Blog #181 DATE 10/27/16
This image came from a three-day shoot—here’s the story.
The SanDisK Company asked us to make photographs for their new advertising print campaign. They wanted a collage of images of models moving with great energy that would be captured and stored on their Flash drives. They wanted to show how images, even those bursting with over-the-top energy, could be stored readily. The company’s ad agency asked for a wide range of men and women, even children, from all races.
I worked very closely with the art director, Doug Penman.
Austin Chang, one of the two kids we photographed for the project.
How to do this? The first thing was a major casting call. We brought more than 200 models to the studio; I asked them to demonstrate their physical abilities and creativity. How many things could they do with their bodies? What was their range? Could they be free and crazy and daring. And, of course, could they look good while not appearing to be careful? (Not easy for a lot of models.) Finally, how responsive were they to my directions: e.g. “Jump up. bend your right knee, put your left hand behind your head, spin around and giggle loudly!” Not really, but about 10% of people can not readily access their right from their left and another 10% are unable to take direction. You cannot cast such souls to such a physically demanding shoot.
Model: Sajata. Her dress kept falling down. I urged her on, and promised her I would discard any wardrobe malfunctions. I did.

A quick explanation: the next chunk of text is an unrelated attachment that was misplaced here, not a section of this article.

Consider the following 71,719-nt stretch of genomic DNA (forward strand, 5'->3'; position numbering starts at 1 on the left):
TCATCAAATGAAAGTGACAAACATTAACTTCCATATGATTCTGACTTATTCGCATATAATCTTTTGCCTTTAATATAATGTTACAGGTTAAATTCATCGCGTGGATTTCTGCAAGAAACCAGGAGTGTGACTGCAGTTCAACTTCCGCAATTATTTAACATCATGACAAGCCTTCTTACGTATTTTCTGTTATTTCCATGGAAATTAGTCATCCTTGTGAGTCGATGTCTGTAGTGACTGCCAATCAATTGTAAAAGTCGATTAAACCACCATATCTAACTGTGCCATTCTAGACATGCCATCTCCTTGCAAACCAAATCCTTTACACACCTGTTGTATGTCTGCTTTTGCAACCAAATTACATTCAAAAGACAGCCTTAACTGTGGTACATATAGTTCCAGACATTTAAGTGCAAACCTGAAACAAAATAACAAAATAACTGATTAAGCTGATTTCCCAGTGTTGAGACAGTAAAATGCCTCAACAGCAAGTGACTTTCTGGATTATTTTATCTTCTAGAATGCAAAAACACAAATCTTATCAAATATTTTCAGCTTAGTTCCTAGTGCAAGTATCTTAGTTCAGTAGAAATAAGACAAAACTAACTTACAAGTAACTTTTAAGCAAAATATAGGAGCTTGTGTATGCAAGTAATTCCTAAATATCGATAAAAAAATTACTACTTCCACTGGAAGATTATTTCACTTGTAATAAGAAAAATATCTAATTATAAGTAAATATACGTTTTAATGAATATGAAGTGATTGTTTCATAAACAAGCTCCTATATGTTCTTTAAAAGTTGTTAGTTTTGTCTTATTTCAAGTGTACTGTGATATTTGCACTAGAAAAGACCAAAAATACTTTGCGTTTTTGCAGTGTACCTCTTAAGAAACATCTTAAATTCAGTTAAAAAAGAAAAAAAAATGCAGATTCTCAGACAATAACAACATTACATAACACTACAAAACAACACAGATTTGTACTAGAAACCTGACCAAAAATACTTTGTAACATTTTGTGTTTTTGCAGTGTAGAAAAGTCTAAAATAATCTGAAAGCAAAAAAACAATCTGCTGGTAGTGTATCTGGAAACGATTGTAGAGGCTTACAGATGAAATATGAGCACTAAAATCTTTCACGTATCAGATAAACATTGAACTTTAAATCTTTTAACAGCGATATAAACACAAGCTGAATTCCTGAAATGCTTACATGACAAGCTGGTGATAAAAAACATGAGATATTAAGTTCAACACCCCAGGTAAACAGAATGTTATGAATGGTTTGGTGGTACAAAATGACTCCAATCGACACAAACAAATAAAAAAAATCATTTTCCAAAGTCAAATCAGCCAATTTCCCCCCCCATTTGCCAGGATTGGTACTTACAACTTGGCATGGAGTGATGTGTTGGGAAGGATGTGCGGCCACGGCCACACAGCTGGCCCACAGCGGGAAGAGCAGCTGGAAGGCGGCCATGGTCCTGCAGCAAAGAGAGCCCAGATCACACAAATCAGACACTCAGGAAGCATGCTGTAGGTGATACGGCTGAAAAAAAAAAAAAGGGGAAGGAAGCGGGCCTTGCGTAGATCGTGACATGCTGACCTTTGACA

From this very large group, I picked eight women, six men, and two kids. These 16 humans had within them the ability to take direction, be physically crazy, silly, even bizarre, and to move with total abandon. I asked each model to bring the music that inspired the most energy and physical freedom, to be played during their sessions.
We also asked our stylist, Karen Schijman, to find great, modern fashions that would look good and hold up to the rigors of wild physical movement.
During the three days of the shoot, I asked each model to derive ideas from watching every other model during their shoots. I had each model work for about 20 minutes—-shorter if I felt the movements were getting repetitive, longer if the model was particularly creative and full of new ideas. And I had each model rest then repeat an hour later, taking four or five turns “on stage.” This wasn’t an easy assignment for the models, but when ideas overflowed, as they did with the Australian model, Narelle Payne (below), the results were wild, wonderful, and free.
I asked the models to surprise me. When they did something that was wonderful I had them repeat themselves, making small adjustments. To inspire greater effort, I yelled encouragement, complimented and loved everyone of them for their effort and performance.
I might tell a model to imagine tripping and falling off a high diving board, or being buffeted by hurricane winds, or I might tell them to spring up and scream. Sometimes, to boost the feeling of freedom (from gravity), I had them elevate from a trampoline.
I made a few thousand images so full of life that no one on the set – ad people, SanDisk execs, models, hair and make-up artists, even my assistants (who’ve been in on a lot of shoots) ever got tired or bored. At the end of each day, we left the studio exhausted as well as phenomenally energized.
Mercedes Lopez. To depict “business” a brief case was used.
These were a few of the images that SanDisc used for their Campaign.
Snappy little video I composed as a celebration of the phenomenal effort everyone made.
Most of the cast–were they having fun, or what?!
Glitterati Incorporated, the publisher of the Retrospective, Schatz Images: 25 Years is now offering the two- book boxed set at a discount from the original price. The set comes with an 11″x14” print of the buyer’s choice.